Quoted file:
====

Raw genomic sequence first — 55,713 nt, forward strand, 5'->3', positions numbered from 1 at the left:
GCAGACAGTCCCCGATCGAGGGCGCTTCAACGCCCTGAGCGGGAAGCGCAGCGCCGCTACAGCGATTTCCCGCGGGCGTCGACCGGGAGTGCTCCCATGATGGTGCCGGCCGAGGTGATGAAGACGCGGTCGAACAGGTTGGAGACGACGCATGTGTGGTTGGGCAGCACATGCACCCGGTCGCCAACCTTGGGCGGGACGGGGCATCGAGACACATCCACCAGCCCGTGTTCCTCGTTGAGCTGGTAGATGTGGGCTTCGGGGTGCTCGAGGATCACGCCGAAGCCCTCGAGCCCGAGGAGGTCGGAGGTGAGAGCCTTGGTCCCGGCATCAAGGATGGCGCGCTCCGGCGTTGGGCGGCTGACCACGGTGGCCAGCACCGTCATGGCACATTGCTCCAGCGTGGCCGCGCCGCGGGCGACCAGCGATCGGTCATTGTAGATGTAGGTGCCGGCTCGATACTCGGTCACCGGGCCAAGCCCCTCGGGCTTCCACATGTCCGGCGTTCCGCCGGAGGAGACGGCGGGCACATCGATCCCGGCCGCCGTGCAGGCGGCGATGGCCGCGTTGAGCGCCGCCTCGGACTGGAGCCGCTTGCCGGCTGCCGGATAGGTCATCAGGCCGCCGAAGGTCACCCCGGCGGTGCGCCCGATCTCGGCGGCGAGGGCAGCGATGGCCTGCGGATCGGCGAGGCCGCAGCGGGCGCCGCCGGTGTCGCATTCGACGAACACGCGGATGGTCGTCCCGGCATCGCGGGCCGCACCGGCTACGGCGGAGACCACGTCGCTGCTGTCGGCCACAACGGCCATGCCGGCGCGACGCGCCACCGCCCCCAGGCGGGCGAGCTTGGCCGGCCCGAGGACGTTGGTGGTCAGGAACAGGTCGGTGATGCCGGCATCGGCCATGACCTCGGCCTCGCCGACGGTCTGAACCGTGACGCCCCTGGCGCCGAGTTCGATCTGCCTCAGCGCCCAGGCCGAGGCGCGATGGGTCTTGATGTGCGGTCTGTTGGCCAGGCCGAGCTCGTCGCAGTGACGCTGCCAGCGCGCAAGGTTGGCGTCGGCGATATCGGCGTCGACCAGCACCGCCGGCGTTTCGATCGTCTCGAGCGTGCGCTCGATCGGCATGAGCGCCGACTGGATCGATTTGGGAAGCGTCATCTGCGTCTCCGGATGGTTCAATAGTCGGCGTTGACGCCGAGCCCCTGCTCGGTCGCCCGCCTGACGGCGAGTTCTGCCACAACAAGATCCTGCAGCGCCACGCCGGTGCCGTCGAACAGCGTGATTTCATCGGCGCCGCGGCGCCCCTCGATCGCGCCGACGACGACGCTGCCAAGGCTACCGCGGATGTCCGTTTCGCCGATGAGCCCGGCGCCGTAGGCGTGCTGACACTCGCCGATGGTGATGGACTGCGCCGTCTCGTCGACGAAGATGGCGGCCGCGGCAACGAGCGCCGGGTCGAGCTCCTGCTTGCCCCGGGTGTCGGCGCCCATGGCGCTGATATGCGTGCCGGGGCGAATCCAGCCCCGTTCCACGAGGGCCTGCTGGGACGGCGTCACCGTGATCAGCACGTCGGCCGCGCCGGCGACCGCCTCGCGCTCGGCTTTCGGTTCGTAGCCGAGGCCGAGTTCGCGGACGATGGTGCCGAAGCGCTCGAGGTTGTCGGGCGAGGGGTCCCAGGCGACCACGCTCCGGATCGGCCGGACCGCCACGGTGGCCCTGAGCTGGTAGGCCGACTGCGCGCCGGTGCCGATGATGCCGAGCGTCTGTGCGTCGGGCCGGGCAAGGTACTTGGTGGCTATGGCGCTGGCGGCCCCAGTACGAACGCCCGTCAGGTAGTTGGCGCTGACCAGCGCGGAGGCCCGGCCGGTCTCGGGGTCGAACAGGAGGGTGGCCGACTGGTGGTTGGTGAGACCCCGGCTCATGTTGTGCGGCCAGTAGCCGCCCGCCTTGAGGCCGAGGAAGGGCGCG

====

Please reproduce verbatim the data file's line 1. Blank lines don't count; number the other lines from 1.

Raw genomic sequence first — 55,713 nt, forward strand, 5'->3', positions numbered from 1 at the left: